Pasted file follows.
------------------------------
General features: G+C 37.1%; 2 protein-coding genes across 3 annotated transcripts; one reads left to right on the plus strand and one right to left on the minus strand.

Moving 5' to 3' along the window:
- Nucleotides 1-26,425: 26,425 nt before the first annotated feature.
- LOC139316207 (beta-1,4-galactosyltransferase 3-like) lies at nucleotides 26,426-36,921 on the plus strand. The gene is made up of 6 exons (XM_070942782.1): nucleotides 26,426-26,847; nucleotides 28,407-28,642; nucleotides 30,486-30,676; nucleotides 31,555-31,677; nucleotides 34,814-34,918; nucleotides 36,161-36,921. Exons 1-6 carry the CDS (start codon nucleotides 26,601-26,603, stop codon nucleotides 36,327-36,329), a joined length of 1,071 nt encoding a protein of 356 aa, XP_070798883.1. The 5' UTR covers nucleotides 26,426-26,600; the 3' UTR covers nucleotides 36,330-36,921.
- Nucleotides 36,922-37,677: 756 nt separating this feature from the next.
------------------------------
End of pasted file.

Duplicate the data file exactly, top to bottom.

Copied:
General features: G+C 37.1%; 2 protein-coding genes across 3 annotated transcripts; one reads left to right on the plus strand and one right to left on the minus strand.

Moving 5' to 3' along the window:
- Nucleotides 1-26,425: 26,425 nt before the first annotated feature.
- LOC139316207 (beta-1,4-galactosyltransferase 3-like) lies at nucleotides 26,426-36,921 on the plus strand. The gene is made up of 6 exons (XM_070942782.1): nucleotides 26,426-26,847; nucleotides 28,407-28,642; nucleotides 30,486-30,676; nucleotides 31,555-31,677; nucleotides 34,814-34,918; nucleotides 36,161-36,921. Exons 1-6 carry the CDS (start codon nucleotides 26,601-26,603, stop codon nucleotides 36,327-36,329), a joined length of 1,071 nt encoding a protein of 356 aa, XP_070798883.1. The 5' UTR covers nucleotides 26,426-26,600; the 3' UTR covers nucleotides 36,330-36,921.
- Nucleotides 36,922-37,677: 756 nt separating this feature from the next.